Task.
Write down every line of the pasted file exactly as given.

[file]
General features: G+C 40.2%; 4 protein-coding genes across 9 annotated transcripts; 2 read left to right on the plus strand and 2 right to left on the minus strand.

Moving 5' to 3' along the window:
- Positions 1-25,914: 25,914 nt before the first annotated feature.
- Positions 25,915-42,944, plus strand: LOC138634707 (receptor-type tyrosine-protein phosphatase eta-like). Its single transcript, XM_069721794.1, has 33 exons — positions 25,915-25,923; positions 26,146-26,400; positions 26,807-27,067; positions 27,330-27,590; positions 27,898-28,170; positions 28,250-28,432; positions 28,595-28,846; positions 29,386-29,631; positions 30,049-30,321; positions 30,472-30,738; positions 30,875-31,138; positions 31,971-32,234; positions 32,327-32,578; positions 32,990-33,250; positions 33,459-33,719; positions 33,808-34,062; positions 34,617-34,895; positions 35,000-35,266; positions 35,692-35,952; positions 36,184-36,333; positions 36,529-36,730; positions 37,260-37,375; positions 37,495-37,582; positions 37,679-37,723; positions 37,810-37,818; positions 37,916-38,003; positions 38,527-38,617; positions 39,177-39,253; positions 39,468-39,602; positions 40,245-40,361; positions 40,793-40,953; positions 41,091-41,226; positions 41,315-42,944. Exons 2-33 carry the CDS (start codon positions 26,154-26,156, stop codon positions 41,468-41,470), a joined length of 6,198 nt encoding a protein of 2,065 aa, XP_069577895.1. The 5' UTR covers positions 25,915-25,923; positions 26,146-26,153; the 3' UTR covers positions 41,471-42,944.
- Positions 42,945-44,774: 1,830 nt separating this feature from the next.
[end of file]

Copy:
General features: G+C 40.2%; 4 protein-coding genes across 9 annotated transcripts; 2 read left to right on the plus strand and 2 right to left on the minus strand.

Moving 5' to 3' along the window:
- Positions 1-25,914: 25,914 nt before the first annotated feature.
- Positions 25,915-42,944, plus strand: LOC138634707 (receptor-type tyrosine-protein phosphatase eta-like). Its single transcript, XM_069721794.1, has 33 exons — positions 25,915-25,923; positions 26,146-26,400; positions 26,807-27,067; positions 27,330-27,590; positions 27,898-28,170; positions 28,250-28,432; positions 28,595-28,846; positions 29,386-29,631; positions 30,049-30,321; positions 30,472-30,738; positions 30,875-31,138; positions 31,971-32,234; positions 32,327-32,578; positions 32,990-33,250; positions 33,459-33,719; positions 33,808-34,062; positions 34,617-34,895; positions 35,000-35,266; positions 35,692-35,952; positions 36,184-36,333; positions 36,529-36,730; positions 37,260-37,375; positions 37,495-37,582; positions 37,679-37,723; positions 37,810-37,818; positions 37,916-38,003; positions 38,527-38,617; positions 39,177-39,253; positions 39,468-39,602; positions 40,245-40,361; positions 40,793-40,953; positions 41,091-41,226; positions 41,315-42,944. Exons 2-33 carry the CDS (start codon positions 26,154-26,156, stop codon positions 41,468-41,470), a joined length of 6,198 nt encoding a protein of 2,065 aa, XP_069577895.1. The 5' UTR covers positions 25,915-25,923; positions 26,146-26,153; the 3' UTR covers positions 41,471-42,944.
- Positions 42,945-44,774: 1,830 nt separating this feature from the next.